Over 500 manufacturers took to the Hill on Wednesday, and at the tip of the spear of our manufacturing army was Greg Folley, Vice President of Remanufacturing & Components Division for Caterpillar, Inc.

Four key issues – tax reform, comprehensive immigration reform, energy policy, and infrastructure – that are important to manufacturers, including Caterpillar, took center stage during Greg’s advocacy meetings with several members and staffs representing five states. With Reps. Roskam (IL), Moore-Capito (WV), Guthrie (KY), Smith (NE), and Flores (TX), we found significant areas of agreement, and we certainly got the sense they support the ideas manufacturers have put forth – good news for sure. And that’s why manufacturers took to the Hill for the NAM’s Annual Summit – we’re here to help them get the ball across the goal line.

Each of the candid conversations offered a great deal of back and forth. Greg took the lead in mapping out exactly what manufacturers need and why they need it. As he said, the current tax system is fundamentally uncompetitive and incentivizes companies to shelter in place rather than taking the necessary steps to grow and seek new markets. Lowering the corporate rate and implementing a territorial tax system will allow manufacturers to take off the handcuffs and compete successfully in an increasingly competitive global marketplace. If this happens, we’ll soon see a boom in job creation.

Yet that brings up a second key point – access to the skilled workforce needed to fill those jobs. In leading his meetings, Greg hit the nail on the head, saying that our current immigration system is the equivalent of hanging a “Not Welcome” sign in the window where it should read “Now Hiring.” Essentially the United States is pushing opportunity away, and for manufacturers like Caterpillar, that innovation is not only critical to current success, but also in developing the next generation of technology that will drive growth in the future.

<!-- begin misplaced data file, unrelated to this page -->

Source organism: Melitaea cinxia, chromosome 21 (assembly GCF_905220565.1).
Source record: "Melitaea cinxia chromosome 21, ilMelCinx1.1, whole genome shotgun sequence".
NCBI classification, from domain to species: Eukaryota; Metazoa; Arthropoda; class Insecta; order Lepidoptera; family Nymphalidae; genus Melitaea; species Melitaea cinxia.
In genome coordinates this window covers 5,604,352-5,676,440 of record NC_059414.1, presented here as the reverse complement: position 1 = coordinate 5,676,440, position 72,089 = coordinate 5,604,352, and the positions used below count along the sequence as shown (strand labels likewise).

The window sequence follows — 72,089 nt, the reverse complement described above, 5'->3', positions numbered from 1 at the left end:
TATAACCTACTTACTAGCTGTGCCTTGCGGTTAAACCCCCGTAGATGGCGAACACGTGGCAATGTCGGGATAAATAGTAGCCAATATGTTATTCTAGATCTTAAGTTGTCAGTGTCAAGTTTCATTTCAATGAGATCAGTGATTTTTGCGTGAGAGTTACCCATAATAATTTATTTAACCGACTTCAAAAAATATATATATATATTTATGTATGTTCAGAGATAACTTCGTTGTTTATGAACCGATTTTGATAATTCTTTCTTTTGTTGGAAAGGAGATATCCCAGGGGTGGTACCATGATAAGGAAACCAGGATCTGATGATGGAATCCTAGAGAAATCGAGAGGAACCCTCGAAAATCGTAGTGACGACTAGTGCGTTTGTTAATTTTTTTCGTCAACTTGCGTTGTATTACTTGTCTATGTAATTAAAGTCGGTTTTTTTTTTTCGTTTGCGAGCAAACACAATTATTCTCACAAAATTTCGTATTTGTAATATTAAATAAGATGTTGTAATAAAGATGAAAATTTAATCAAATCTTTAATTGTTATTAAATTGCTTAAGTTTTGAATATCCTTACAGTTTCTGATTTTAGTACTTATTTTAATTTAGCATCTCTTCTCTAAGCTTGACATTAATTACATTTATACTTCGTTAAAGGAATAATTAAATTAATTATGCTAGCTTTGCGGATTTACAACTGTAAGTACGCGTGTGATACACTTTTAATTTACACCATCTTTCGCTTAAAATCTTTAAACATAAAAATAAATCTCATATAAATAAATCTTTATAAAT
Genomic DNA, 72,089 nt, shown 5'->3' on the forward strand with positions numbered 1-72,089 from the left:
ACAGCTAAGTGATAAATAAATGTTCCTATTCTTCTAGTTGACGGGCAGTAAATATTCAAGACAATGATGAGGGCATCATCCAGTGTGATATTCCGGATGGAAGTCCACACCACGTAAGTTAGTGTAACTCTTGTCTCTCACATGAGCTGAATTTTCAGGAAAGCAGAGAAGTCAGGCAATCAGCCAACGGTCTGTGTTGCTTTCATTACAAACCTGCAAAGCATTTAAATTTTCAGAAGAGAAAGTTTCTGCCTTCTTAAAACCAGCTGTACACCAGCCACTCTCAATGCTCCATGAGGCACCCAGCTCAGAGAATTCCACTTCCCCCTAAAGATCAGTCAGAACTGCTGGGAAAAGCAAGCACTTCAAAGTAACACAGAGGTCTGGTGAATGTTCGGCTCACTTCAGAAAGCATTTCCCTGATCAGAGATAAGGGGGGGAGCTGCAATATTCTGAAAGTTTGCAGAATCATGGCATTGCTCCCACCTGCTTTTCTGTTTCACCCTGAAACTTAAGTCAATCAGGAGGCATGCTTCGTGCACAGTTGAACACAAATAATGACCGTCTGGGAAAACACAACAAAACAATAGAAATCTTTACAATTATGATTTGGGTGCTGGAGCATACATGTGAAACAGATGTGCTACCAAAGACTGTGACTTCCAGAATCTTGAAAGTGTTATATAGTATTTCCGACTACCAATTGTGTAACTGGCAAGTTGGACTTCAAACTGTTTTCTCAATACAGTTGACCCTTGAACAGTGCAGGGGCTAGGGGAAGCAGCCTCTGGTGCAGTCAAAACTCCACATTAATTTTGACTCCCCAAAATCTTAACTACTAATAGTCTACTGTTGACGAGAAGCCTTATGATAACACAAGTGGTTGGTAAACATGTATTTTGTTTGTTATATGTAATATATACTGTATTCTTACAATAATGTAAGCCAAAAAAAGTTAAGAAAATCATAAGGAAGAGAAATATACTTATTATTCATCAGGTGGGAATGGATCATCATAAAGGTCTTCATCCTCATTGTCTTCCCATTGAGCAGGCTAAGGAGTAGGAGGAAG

Greg’s visit found a lot of reason to be hopeful for positive policy solutions – but it was abundantly clear that in Washington’s current environment, there remains a lot of work to do. Leadership such as that of Doug Oberhelman, Chairman and CEO of Caterpillar Inc. and Chairman of NAM Board of Directors, Greg Folley, and other manufacturers like Caterpillar is absolutely essential to driving policies that will allow our economy to flourish. And the NAM will consistently be at the door to ensure lawmakers know exactly what they need to do.